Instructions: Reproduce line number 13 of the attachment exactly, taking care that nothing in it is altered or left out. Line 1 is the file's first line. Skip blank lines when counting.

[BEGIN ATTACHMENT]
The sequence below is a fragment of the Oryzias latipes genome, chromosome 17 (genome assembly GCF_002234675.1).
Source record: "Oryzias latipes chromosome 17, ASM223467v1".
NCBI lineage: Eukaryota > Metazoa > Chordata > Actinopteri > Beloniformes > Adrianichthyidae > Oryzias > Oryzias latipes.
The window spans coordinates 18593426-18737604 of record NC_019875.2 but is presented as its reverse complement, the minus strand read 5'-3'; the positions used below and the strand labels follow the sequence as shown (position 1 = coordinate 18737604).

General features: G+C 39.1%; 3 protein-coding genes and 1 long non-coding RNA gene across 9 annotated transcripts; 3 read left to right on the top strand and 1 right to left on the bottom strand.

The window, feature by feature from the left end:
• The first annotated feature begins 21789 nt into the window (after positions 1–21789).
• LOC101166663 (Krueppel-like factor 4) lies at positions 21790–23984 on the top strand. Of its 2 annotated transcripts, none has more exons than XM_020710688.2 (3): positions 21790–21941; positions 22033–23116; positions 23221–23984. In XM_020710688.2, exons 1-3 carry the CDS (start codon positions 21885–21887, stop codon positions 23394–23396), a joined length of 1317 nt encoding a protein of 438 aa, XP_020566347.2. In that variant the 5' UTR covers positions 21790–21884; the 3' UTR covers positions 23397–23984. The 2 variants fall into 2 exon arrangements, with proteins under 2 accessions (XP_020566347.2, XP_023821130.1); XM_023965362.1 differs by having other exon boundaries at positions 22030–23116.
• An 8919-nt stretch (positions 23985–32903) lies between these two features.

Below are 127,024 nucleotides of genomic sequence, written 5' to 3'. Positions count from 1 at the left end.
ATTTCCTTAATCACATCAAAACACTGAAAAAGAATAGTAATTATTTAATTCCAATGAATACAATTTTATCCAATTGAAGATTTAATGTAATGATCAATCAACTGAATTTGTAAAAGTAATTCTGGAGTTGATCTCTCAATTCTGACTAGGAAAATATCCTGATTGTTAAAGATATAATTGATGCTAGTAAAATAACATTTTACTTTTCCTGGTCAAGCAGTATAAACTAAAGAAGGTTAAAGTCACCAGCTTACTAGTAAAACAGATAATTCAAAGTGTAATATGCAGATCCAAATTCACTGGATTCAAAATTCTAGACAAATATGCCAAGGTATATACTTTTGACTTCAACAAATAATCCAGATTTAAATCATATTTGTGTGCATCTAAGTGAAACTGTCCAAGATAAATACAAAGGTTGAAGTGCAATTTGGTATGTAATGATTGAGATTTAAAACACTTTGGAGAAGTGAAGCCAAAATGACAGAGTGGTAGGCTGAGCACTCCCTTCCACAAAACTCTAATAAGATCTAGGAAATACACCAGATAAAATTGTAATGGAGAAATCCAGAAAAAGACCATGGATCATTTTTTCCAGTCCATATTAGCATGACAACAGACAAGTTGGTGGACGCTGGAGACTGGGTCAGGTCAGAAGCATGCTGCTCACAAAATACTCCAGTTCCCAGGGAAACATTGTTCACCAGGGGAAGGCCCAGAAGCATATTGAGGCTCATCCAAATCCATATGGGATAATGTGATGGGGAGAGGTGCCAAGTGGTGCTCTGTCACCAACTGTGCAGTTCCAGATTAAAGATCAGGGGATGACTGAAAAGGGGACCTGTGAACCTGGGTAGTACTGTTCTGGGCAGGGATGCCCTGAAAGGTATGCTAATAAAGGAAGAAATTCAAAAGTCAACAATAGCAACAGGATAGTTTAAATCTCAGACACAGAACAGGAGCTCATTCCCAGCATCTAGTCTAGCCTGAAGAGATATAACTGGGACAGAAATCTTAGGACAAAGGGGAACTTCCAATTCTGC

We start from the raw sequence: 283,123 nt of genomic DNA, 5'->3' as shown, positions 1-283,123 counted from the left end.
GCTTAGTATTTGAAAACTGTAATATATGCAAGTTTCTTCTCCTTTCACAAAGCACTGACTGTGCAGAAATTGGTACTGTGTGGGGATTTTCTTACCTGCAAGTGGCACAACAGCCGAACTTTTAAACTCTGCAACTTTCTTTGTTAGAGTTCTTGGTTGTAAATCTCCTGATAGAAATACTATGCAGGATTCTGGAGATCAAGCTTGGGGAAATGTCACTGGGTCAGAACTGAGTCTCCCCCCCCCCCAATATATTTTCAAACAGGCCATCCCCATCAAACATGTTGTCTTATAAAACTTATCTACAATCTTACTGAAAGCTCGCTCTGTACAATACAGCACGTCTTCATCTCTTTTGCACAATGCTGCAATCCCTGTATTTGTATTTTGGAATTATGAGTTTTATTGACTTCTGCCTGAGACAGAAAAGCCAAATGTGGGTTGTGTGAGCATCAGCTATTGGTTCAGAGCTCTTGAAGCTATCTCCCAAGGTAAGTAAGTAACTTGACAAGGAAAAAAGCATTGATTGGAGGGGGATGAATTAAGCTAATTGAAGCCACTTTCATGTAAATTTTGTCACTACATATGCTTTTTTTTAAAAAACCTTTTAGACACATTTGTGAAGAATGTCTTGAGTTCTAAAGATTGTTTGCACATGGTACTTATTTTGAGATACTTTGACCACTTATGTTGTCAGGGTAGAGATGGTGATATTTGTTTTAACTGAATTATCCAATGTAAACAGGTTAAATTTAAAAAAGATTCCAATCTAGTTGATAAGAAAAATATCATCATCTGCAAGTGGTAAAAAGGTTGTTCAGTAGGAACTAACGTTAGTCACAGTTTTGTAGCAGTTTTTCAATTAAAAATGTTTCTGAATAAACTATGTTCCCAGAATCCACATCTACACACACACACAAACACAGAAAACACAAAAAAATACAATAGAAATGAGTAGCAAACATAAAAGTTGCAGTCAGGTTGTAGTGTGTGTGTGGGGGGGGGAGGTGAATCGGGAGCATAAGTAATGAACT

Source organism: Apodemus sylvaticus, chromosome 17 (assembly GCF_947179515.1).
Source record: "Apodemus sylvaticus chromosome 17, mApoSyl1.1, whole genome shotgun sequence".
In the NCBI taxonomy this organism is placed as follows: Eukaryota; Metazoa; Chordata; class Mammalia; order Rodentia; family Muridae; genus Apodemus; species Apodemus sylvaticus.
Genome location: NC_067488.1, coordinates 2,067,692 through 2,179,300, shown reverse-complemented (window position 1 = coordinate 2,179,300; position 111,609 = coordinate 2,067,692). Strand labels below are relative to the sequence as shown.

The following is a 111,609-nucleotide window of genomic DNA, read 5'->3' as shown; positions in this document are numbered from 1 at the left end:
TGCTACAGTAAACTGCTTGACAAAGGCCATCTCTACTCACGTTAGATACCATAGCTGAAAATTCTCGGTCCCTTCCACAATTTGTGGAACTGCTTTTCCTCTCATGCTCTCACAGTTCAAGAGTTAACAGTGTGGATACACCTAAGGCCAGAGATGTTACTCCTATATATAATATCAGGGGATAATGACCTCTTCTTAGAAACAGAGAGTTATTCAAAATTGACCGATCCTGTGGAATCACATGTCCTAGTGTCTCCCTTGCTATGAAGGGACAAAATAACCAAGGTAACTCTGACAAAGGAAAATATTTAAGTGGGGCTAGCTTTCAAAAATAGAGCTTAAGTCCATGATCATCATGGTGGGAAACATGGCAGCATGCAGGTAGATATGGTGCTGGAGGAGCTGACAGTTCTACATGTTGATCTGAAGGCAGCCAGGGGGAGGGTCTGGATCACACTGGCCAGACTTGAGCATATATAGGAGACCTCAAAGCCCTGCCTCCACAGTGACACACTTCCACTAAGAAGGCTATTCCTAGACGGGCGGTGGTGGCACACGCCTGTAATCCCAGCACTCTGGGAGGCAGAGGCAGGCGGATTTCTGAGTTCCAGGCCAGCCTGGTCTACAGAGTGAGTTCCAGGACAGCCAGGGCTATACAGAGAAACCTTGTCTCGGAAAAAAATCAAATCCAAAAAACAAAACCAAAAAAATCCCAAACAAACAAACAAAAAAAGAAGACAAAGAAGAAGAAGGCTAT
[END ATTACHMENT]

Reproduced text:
GCTTAGTATTTGAAAACTGTAATATATGCAAGTTTCTTCTCCTTTCACAAAGCACTGACTGTGCAGAAATTGGTACTGTGTGGGGATTTTCTTACCTGCAAGTGGCACAACAGCCGAACTTTTAAACTCTGCAACTTTCTTTGTTAGAGTTCTTGGTTGTAAATCTCCTGATAGAAATACTATGCAGGATTCTGGAGATCAAGCTTGGGGAAATGTCACTGGGTCAGAACTGAGTCTCCCCCCCCCCCAATATATTTTCAAACAGGCCATCCCCATCAAACATGTTGTCTTATAAAACTTATCTACAATCTTACTGAAAGCTCGCTCTGTACAATACAGCACGTCTTCATCTCTTTTGCACAATGCTGCAATCCCTGTATTTGTATTTTGGAATTATGAGTTTTATTGACTTCTGCCTGAGACAGAAAAGCCAAATGTGGGTTGTGTGAGCATCAGCTATTGGTTCAGAGCTCTTGAAGCTATCTCCCAAGGTAAGTAAGTAACTTGACAAGGAAAAAAGCATTGATTGGAGGGGGATGAATTAAGCTAATTGAAGCCACTTTCATGTAAATTTTGTCACTACATATGCTTTTTTTTAAAAAACCTTTTAGACACATTTGTGAAGAATGTCTTGAGTTCTAAAGATTGTTTGCACATGGTACTTATTTTGAGATACTTTGACCACTTATGTTGTCAGGGTAGAGATGGTGATATTTGTTTTAACTGAATTATCCAATGTAAACAGGTTAAATTTAAAAAAGATTCCAATCTAGTTGATAAGAAAAATATCATCATCTGCAAGTGGTAAAAAGGTTGTTCAGTAGGAACTAACGTTAGTCACAGTTTTGTAGCAGTTTTTCAATTAAAAATGTTTCTGAATAAACTATGTTCCCAGAATCCACATCTACACACACACACAAACACAGAAAACACAAAAAAATACAATAGAAATGAGTAGCAAACATAAAAGTTGCAGTCAGGTTGTAGTGTGTGTGTGGGGGGGGGAGGTGAATCGGGAGCATAAGTAATGAACT